• “This sucks.”
  • “This just proves it’s gonna be The Dark Knight Returns. This sucks.”
  • “Gal Gadot is too skinny to be Wonder Woman. This sucks.”
  • “STUPIIIIIIIIIID.”
  • “This just proves it’s not gonna be a Man of Steel sequel. This sucks.”
  • “Something something pretentious, I’m going to go back and watch Tree of Life.”

And so forth.

Now I want to be clear here, I’m not writing anything in defense of the movie. That would be impossible. Because the damn movie has not been made yet. There is literally nothing to defend. Principal photography began, literally, this week. Yet this hasn’t stopped pretty much the entire internet from vomiting out the contents of its gall bladder into the ether.

To be fair, the defenders of the film were, in many cases, just as inarticulate. Phrases such as “not a true fan” were thrown around, which is frankly just as noxious a term as “fake geek girl” to me. If there’s anything less possible to predict than the quality of a movie that has not yet been filmed, it’s the inner devotion of a person to an idea, concept, or fandom. Or to simplify that, just because someone doesn’t feel the same way about a franchise as you do doesn’t make them any less of a fan.

For some time now, I’ve found myself getting more and more irritated with fandom in general, at least its online iteration, because it seems quite clear that the only thing anyone is interested in spewing is negativity. String theory posits that every possible title for this movie was actually selected in some alternate universe or another, because all possibilities are reality somewhere in quantum space. However, I promise you, in every parallel reality it’s mostly the same people bitching and moaning about the title for a movie that — again, I remind you — they have not seen yet. A small sampling of whining jackasses from other planes of existence:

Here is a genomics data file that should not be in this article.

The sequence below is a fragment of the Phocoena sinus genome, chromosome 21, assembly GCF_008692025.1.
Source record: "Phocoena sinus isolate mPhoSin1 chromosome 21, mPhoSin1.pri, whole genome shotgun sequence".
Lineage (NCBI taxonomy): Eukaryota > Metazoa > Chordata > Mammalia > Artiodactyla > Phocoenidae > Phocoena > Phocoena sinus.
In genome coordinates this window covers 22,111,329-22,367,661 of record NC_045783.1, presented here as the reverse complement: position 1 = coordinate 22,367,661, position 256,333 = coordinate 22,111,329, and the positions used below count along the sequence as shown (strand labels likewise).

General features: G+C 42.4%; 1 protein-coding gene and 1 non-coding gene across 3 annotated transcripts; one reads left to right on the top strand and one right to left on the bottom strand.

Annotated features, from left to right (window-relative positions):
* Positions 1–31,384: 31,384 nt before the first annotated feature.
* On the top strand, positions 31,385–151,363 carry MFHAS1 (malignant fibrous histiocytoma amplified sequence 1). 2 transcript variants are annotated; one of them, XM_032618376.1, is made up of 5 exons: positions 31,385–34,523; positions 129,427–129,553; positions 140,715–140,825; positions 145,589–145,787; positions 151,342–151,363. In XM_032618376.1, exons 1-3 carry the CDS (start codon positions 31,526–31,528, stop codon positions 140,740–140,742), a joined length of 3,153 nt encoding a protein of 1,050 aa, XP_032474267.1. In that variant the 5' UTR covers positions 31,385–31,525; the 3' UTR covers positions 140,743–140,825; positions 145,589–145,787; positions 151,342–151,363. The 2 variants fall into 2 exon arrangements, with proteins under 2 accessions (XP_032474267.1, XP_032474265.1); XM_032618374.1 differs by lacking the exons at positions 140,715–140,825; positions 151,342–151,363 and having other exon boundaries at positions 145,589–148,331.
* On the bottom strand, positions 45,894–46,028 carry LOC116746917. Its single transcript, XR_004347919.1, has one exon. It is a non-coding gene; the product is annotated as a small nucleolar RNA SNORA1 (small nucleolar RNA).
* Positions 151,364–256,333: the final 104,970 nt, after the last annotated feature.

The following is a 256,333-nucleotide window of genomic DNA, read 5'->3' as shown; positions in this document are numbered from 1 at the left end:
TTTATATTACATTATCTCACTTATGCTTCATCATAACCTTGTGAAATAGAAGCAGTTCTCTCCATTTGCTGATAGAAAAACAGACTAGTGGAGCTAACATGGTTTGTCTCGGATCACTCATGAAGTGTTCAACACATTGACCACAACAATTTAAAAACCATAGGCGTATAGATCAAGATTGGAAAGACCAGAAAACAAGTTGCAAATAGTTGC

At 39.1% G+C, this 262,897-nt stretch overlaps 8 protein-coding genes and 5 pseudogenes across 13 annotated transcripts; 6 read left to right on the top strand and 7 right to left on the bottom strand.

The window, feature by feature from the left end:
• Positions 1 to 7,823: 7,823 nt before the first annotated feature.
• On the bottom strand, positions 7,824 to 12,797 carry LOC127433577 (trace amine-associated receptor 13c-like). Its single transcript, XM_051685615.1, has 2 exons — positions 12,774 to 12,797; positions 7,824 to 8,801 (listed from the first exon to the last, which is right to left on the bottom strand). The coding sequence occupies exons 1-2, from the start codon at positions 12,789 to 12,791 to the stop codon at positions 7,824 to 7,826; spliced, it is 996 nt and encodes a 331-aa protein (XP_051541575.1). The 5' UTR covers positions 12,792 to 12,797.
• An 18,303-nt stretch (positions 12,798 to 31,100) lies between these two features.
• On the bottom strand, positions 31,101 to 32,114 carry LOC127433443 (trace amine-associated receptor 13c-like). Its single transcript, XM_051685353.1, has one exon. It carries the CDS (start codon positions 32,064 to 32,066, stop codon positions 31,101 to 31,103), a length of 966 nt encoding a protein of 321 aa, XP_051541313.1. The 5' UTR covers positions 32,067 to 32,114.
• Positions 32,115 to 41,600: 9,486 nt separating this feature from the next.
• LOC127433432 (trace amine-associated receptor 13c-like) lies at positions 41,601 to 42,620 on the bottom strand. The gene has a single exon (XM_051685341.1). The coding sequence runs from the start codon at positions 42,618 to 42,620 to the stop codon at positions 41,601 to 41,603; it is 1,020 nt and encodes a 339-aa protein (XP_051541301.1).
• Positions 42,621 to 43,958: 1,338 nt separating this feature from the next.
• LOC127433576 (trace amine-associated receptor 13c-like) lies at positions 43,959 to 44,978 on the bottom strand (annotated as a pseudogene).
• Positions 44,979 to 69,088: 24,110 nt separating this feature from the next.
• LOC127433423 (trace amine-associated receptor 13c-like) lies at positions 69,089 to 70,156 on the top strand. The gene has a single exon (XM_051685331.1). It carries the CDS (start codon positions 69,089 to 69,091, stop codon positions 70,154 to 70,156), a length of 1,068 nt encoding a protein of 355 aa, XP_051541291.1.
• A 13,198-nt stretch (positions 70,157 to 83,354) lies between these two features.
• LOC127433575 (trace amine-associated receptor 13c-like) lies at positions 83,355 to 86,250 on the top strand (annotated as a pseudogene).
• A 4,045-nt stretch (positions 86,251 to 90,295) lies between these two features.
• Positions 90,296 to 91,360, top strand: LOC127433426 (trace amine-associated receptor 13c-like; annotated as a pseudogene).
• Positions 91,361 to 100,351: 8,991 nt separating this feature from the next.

• World’s Finest? Sounds pretentious.”
  • Superman V Batman? What, Affleck doesn’t get top billing?”
  • Man of Steel 2? What, they couldn’t be more original than that?”
  • “Gal Gadot is too skinny to be Wonder Woman. This sucks.”

So allow me to make this simple. You haven’t seen the movie. So you don’t know. That doesn’t mean you aren’t allowed an opinion. It just means that if you have no intention but to hiss clouds of venomous mist in the direction of anybody who has the audacity to be excited for the movie, I really don’t want to hear a single syllable out of you. It means that if you honestly believe you know all there is to know about this movie just from the title and the tidbits of information released so far, you’re an idiot. It means that if you think somebody else is less of a fan than you are because they don’t like the title, you’re an elitist snob. It means that if you’re actually so stupidly arrogant as to presuppose that there is nothing else to be discussed and your opinion is inviolate and unerring and that nothing will lodge you from your perch, do us all two favors. First, shut up, because you’re not going to contribute anything to the discussion. Second, when the movie comes out, don’t bother to see it, because you’ve already made up your damn mind two years ahead of time and nothing that anybody puts on that screen could possibly change it at this point, so why waste your time?

There. Rant over. Except to say that if I’m talking about you even a little, you need to grow the hell up.

Hmm? What did I actually think of the title? I actually quite like “Dawn of Justice,” but I’m not crazy about the “v” part, as it implies “versus.” A certain degree of conflict is inevitable, I suppose, I just hope it’s not the entire blueprint of the story.

See how easy that was? Try doing it like that some time.

01
Apr
14

How I finished “How I Met Your Mother”

I have written before — and often — of my love for CBS’s How I Met Your Mother, which ended its nine-year run Monday night. It was a show of true heart, relateable joys and heartbreaks, and outrageously funny characters that have kept me entertained for nearly a decade. I didn’t want to fire off a knee-jerk reaction to the finale — as the internet has proven time and again, that way lies madness. I wanted a little time to ponder, to sort out my feelings, to understand them before I tried to explain them. Now that I’ve thought it through, I think I’m ready.